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Delta water official presses agriculture to use water wisely

January 10, 2011 |  7:58 pm


Few may know it, but the California state constitution enshrines the concept of "reasonable use" of water. In other words, having the right to water does not include the right to waste it.

Usually, that clause is used when one party thinks another is squandering water. But now the water master for the Sacrament-San Joaquin Delta is pushing for a broader interpretation of the legal precedent, urging agriculture as a whole to enact far more water-saving measures.

“Agriculture is using so much water," Delta  watermaster Craig Wilson told Times staff writer Bettina Boxall. "You don’t need a lot, at least on a percentage basis, of better efficiency to start adding up to serious water” savings, he said.

Wilson is to submit a report to the State Water Resources Control Board next week. Among his recommendations are a statewide water summit and enhanced enforcement against those who squander water, which is one of California's most-contested commodities, disputed between agribusiness against cities.

“I think it’s long past time that the state focus on what is really a reasonable and beneficial use of our water,” said Pacific Institute President Peter Gleik, who has argued that California agriculture could cut its water use by 10%-15% if it adopted more sophisticated irrigation techniques. “There’s been no effort to identify and challenge unreasonable uses of water.”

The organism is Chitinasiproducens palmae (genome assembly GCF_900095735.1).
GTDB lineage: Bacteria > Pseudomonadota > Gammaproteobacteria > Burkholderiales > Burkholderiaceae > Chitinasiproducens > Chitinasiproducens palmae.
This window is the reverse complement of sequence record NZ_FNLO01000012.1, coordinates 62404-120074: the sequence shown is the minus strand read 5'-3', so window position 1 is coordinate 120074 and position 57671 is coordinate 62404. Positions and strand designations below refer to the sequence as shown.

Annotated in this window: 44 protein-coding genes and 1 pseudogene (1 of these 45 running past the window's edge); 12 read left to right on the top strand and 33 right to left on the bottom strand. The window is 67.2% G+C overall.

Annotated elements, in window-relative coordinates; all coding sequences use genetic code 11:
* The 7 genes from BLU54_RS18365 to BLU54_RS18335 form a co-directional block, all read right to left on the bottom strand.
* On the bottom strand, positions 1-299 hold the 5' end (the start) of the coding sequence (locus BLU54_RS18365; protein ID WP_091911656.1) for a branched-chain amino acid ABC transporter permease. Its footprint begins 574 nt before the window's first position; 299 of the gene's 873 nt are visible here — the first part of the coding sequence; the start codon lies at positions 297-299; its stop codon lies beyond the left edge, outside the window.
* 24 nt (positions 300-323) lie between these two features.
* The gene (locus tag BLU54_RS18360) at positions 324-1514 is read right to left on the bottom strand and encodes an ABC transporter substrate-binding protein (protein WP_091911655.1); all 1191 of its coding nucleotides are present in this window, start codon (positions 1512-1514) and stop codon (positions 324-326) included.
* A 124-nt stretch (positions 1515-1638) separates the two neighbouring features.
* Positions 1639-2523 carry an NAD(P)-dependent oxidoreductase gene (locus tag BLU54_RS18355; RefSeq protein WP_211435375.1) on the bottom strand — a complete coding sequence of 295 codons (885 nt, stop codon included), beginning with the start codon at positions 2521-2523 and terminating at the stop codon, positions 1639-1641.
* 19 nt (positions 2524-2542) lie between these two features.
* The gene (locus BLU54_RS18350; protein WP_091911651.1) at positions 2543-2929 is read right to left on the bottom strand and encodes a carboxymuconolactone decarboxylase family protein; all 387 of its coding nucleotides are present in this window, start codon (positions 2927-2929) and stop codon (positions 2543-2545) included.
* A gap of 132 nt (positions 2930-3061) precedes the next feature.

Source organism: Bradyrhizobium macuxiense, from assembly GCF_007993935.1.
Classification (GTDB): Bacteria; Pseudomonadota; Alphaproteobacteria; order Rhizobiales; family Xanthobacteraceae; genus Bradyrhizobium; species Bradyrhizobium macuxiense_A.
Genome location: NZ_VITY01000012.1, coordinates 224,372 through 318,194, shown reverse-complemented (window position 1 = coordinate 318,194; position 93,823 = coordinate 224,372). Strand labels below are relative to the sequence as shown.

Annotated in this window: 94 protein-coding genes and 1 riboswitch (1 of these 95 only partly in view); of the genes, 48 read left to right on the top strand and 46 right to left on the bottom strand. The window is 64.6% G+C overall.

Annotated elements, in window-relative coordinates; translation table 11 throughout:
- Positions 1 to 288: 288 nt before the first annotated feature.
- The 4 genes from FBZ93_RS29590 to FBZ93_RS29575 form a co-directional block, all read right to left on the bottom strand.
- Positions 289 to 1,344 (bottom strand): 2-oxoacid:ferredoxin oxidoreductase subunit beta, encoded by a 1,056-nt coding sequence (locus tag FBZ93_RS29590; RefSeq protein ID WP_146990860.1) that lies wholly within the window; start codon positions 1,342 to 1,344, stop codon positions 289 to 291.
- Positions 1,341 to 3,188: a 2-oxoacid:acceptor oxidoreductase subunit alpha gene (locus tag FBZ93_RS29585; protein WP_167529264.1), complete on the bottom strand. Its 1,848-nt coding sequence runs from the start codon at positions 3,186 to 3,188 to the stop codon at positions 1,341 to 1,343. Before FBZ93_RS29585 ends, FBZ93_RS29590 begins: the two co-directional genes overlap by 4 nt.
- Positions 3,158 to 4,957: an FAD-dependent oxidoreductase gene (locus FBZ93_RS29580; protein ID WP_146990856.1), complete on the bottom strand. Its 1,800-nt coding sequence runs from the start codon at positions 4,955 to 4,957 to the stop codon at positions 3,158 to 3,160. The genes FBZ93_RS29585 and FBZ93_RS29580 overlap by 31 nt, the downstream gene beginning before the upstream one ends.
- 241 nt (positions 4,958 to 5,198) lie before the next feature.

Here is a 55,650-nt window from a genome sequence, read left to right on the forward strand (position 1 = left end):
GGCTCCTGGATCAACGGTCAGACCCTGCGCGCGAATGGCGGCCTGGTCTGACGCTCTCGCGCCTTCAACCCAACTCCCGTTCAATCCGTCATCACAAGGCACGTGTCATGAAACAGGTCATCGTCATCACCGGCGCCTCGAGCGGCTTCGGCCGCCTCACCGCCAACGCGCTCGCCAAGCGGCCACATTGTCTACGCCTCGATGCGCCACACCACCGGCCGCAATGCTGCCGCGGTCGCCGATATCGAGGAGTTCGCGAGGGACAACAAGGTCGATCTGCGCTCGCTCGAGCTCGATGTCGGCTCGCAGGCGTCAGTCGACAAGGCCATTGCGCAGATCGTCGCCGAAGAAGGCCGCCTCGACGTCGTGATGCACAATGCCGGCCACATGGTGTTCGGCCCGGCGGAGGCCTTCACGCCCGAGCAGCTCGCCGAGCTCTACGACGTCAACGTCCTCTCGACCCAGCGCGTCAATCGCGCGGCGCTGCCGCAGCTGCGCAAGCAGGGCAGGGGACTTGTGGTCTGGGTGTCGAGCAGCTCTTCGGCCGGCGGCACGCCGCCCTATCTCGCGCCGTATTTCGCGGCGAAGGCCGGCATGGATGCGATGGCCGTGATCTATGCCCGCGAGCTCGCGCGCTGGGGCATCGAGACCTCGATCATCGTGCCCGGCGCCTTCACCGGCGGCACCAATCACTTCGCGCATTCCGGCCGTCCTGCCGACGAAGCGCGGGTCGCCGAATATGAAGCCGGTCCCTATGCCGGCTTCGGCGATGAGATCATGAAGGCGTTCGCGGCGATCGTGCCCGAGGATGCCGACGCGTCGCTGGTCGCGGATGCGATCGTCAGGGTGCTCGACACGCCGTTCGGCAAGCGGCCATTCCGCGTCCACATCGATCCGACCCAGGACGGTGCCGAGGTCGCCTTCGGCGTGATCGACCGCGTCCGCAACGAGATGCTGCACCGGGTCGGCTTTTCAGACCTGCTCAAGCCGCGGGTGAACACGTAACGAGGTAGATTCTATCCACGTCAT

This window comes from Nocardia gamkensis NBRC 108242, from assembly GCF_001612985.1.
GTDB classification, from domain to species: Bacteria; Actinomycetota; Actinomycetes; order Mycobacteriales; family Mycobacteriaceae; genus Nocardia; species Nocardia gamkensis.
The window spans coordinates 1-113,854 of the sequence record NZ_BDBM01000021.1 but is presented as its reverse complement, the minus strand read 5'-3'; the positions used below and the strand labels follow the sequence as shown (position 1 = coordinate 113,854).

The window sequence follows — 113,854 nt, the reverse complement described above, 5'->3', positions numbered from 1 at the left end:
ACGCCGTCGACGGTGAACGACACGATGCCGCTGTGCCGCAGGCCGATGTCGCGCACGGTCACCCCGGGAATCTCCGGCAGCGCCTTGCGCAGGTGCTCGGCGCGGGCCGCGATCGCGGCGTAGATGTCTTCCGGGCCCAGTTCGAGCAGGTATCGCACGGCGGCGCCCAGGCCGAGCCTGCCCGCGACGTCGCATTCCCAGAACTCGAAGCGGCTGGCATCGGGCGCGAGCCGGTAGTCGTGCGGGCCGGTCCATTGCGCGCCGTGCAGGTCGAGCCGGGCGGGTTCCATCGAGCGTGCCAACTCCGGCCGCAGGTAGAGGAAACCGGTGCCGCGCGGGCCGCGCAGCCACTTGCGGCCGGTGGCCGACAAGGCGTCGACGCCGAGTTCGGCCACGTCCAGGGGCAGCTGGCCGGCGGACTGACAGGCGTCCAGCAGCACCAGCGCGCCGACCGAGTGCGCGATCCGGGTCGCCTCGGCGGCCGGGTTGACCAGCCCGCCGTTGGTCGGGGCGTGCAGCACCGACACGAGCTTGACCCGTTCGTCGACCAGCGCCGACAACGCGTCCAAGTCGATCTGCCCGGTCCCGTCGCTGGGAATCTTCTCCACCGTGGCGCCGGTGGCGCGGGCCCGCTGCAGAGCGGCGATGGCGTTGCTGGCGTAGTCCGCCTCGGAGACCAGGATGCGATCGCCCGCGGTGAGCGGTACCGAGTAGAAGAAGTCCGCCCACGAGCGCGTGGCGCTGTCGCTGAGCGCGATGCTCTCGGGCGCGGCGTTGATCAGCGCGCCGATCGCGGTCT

But Mike Wade, executive director of the California Farm Water Coalition, disputed the notion that small fixes can result in big water savings, and said some proposals to save water are prohibitively expensive.

Read more on Delta watermaster Craig Wilson's water report.


Sacramento-San Joaquin's ecological decline is breathing new life into bypass proposals

Californians should use less delta water, report says

-- Geoff Mohan

Photo: Jorge Ponce, an irrigator, adjusts the flow of water into a carrot field in California's Imperial Valley. A state report says small changes in agricultural efficiency could save the state a lot of water. Credit: Don Barletti/Los Angeles Times